Keynes had a very rate quality. He never lost intellectual confidence needed to make contrarian investments. But he could see when he had made a mistake, deal with it, and modify his behaviour. Ironically, he ignored his macro-economic policies and forecasts which current economic policy makers can’t seem to do even after years of devastating effects.

A summary of the above academic paper is presented below.

Abstract: Keynes made a major contribution to the development of professional asset management. Combining archival research with modern investment analysis, we evaluate John Maynard Keynes’s investment philosophy, strategies, and trading record, principally in the context of the King’s College, Cambridge endowment. His portfolios were idiosyncratic and his approach unconventional. He was a leader among institutional investors in making a substantial allocation to the new asset class, equities. Furthermore, we decipher a radical change in Keynes’s approach to investment which was to the considerable benefit of subsequent performance. Overall, Keynes’s experiences in managing the endowment remain of great relevance to investors today.

Conclusion: This study of Keynes’ stock market investing offers both a reappraisal of his investment performance and an assessment of his contribution to professional asset management. The King’s College endowment permitted Keynes to give full expression to his investment abilities. We provide the first detailed analysis of his investment ability in terms of his management of the King’s portfolios. Previous studies had claimed that Keynes’s performance for his college was stellar. Our results, however, qualify this view. According to our event time analysis, the changing pattern of cumulative returns around his buy and sell decisions before and after the difficult early 1930s, provides evidence to substantiate Keynes’s own claims that he fundamentally overhauled his investment approach.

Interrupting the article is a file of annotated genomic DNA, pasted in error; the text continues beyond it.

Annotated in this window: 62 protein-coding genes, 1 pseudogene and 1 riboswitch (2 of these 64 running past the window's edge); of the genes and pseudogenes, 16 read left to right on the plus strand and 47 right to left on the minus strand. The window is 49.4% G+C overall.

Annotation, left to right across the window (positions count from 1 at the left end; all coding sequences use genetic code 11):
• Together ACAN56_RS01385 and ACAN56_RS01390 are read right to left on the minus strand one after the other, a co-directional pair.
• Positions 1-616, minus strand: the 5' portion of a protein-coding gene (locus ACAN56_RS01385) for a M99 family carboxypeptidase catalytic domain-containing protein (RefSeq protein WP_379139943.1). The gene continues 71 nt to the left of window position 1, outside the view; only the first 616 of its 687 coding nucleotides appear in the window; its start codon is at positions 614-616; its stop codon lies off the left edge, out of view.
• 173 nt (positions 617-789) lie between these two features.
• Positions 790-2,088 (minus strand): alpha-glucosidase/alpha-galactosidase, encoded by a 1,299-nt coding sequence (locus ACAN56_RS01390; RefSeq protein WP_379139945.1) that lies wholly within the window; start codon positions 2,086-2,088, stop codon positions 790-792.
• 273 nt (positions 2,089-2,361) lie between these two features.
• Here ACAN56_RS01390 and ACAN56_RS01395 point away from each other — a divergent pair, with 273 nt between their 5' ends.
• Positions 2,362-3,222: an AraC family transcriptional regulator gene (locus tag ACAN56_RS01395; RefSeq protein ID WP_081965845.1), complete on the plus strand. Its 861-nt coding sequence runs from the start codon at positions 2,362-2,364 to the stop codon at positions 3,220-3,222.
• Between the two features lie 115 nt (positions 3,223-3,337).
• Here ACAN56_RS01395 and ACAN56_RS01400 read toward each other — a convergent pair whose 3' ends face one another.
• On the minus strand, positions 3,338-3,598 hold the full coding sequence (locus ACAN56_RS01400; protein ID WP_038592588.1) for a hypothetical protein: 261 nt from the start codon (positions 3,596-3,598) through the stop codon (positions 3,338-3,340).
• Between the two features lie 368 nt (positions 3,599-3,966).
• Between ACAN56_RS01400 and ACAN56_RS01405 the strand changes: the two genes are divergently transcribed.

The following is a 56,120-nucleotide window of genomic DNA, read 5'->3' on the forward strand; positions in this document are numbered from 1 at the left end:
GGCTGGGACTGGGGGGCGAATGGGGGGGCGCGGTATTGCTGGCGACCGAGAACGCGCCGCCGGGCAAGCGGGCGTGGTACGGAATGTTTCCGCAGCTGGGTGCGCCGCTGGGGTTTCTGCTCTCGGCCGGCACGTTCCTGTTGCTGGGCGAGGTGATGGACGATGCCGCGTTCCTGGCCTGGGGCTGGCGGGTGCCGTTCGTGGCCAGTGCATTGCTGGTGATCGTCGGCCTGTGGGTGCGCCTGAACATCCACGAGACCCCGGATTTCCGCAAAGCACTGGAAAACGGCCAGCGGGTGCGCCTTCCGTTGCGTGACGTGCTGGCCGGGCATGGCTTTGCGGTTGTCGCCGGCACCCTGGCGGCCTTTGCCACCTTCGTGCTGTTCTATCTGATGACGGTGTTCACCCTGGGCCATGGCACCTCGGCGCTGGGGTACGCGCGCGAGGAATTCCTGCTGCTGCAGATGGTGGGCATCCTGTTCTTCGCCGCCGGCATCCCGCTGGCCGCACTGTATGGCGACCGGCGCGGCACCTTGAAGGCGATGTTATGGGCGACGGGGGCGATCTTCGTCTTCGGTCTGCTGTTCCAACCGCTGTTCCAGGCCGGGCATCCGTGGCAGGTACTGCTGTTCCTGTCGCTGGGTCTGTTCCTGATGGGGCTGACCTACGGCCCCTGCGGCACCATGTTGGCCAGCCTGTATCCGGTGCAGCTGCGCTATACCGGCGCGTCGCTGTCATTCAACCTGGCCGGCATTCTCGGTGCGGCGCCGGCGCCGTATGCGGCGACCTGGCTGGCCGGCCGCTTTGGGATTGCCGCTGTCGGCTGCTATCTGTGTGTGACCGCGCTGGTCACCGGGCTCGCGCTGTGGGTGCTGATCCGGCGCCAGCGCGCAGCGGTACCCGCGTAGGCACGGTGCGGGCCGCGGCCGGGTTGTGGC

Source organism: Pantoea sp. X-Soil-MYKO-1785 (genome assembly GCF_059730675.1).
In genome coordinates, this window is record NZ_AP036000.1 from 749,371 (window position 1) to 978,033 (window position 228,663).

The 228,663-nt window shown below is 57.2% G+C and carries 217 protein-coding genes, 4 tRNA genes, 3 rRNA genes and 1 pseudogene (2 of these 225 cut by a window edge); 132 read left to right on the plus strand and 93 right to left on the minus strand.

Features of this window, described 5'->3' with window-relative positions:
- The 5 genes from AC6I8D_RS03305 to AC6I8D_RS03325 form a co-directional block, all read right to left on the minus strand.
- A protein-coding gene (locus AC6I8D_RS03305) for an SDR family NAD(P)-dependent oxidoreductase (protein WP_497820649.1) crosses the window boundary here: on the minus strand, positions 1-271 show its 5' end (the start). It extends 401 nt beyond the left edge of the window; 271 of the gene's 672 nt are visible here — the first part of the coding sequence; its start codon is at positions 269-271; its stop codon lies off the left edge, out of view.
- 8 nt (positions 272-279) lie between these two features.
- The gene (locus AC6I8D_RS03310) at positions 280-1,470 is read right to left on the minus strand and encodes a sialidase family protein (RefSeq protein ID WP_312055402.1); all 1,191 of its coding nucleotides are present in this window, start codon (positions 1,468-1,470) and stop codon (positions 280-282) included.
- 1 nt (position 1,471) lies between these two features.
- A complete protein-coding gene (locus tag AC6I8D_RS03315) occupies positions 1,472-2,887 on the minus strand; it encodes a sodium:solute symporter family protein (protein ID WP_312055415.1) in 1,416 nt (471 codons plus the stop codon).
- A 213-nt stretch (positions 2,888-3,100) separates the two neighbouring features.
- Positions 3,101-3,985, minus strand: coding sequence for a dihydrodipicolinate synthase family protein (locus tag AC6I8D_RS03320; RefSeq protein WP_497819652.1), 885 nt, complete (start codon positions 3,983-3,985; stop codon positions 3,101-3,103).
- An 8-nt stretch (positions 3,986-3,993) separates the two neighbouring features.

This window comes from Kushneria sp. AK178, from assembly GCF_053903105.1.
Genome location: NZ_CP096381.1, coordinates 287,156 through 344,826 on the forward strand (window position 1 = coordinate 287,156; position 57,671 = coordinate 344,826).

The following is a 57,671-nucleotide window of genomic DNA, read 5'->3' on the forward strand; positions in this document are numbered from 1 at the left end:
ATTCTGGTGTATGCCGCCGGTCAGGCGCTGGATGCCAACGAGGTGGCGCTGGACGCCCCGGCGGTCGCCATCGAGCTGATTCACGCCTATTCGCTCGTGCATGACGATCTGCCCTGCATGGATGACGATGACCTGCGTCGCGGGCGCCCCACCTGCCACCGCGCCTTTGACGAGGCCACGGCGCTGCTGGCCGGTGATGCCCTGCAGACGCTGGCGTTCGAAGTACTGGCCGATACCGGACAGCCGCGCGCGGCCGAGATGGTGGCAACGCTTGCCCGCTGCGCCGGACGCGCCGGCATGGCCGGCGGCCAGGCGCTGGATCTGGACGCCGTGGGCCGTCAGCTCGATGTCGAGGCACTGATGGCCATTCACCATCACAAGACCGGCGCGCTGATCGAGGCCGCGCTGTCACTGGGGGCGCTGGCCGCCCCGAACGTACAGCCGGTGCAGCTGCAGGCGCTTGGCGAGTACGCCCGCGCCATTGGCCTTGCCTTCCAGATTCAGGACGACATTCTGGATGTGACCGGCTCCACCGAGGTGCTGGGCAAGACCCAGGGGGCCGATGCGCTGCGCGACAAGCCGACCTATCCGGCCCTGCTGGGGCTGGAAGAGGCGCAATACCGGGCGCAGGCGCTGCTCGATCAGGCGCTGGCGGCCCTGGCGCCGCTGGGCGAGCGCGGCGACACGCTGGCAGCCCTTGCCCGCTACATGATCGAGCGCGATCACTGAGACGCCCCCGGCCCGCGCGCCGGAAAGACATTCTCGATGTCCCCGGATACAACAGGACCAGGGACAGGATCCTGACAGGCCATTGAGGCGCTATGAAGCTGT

Essentially, he switched from a macro market-timing approach to bottom-up stock-picking. Furthermore, Keynes’s experience at King’s foreshadowed important developments in modern investment practice on several dimensions.

Firstly, his strategic allocation to equities was path-breaking. Not until the second half of the twentieth century did institutional fund managers follow his lead. His aggressive purchase of equities pushed the common stock weighting of the whole endowment’s security portfolio over 50% by the 1940s. This was as dramatic and far-sighted a change in the investment landscape as the shift to alternative assets in more recent times.

Secondly, his willingness to take a variety of risks in the King’s portfolio and to depart dramatically both from the market and institutional consensus exemplifies the opportunity available to long-term investors such as endowments to be unconventional in their portfolio choices.

Thirdly, the contrast between the receptive environment at King’s and the conditions he faced at other institutions reminds us of how critical, conditional on possessing investment talent, is the right organizational set-up. Talent alone is not enough. Equally, his achievements underscore the main finding of Lerner, Schoar, and Wang (2008) in their analysis, two generations later, of the leading Ivy League endowments that such idiosyncratic investment approaches are very difficult for the vast majority of managers to replicate.

Editor of CSInvesting: I may think of Keynesian Economics as daft (http://archive.mises.org/5833/the-failure-of-the-new-economics/), but we can all learn from this investor.